Plunk has become a mascot for Belgian comics - he lent his name to the Flemish comics prize De Plastieken Plunk ("The Plastic Plunk"). On 2 October 2012 received his own statue in the Oude Heidestraat in Kapellen, Belgium, designed by Joris Peeters. 

Political propaganda comic
In the spring of 2004, Cromheecke made a party propaganda comic, 'Geen Aardlingen Belasten, Maar Limonade' ('Don't Tax Earthlings, But Lemonade') for the kartel between the liberal parties VLD and Vivant. The work was unsigned, but clearly recognizable as his style. Other Belgian cartoonists who once made party propaganda comics have been Rik ClémentIanMark Janssen and Geert Kinnaert.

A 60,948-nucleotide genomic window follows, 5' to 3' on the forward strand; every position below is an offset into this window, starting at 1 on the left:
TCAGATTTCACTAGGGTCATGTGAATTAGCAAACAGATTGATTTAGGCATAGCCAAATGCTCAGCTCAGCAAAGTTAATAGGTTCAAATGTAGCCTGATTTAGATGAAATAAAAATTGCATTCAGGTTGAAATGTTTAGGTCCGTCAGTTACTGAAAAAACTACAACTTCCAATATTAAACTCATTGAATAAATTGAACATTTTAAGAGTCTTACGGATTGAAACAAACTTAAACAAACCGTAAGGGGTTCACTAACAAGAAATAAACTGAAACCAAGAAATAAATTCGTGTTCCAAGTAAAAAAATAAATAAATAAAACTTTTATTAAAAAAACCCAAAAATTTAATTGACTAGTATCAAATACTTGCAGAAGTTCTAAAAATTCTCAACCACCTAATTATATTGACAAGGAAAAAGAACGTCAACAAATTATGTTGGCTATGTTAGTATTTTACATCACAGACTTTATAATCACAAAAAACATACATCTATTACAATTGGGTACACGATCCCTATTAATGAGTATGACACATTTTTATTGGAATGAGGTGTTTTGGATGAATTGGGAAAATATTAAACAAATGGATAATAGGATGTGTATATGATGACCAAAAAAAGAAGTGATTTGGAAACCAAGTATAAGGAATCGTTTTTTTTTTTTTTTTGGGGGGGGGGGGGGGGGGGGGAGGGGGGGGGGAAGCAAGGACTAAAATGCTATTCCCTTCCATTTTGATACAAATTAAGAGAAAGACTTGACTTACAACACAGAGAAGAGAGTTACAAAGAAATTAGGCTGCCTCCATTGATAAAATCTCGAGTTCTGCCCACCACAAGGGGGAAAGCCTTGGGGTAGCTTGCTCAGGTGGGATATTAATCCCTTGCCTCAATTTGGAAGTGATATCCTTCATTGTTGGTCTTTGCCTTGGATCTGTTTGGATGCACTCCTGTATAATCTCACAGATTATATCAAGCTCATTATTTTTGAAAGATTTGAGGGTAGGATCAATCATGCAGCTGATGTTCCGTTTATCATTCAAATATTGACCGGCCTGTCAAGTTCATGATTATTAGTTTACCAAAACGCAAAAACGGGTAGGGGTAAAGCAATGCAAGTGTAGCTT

Later work for Spirou
Cromheecke, Letzer and Fritzgerald remained associated with Spirou and Robbedoes until 1997, when their contract was terminated due to low sales in France. After working for other magazines for a while, Cromheecke returned to Spirou in 2000. Reprints of 'Taco Zip' and 'Tom Carbon' kept appearing in Spirou and Robbedoes, until Robbedoes' final issue in 2005. Cromheecke's new comics appeared exclusively in Spirou and he remains part of their editorial board to this day. Together with Jean-Michel Thiriet, he makes a weekly cartoon to promote the magazine and attract new subscribers. 

L'Île Carrément Perdue / Het Godvrrgeten Eiland
Between 2011 and 2014, Cromheecke began a new comic with French scriptwriter and cartoonist Sti, who admired 'Tom Carbon'. Their joint effort, 'L'île Carrément Perdue' appeared in Spirou and the Dutch magazine Eppo as 'Het Godvrrgeten Eiland'. The series follows a castaway and his dog who are stranded on a deserted island. In typical Cromheecke fashion, they meet a bunch of funny side characters, such as local natives, pirates and various exotic animals. 

L'île Carrément Perdue by Cromheecke and Sti
'L'île Carrément Perdue'.

De Tuin van Daubigny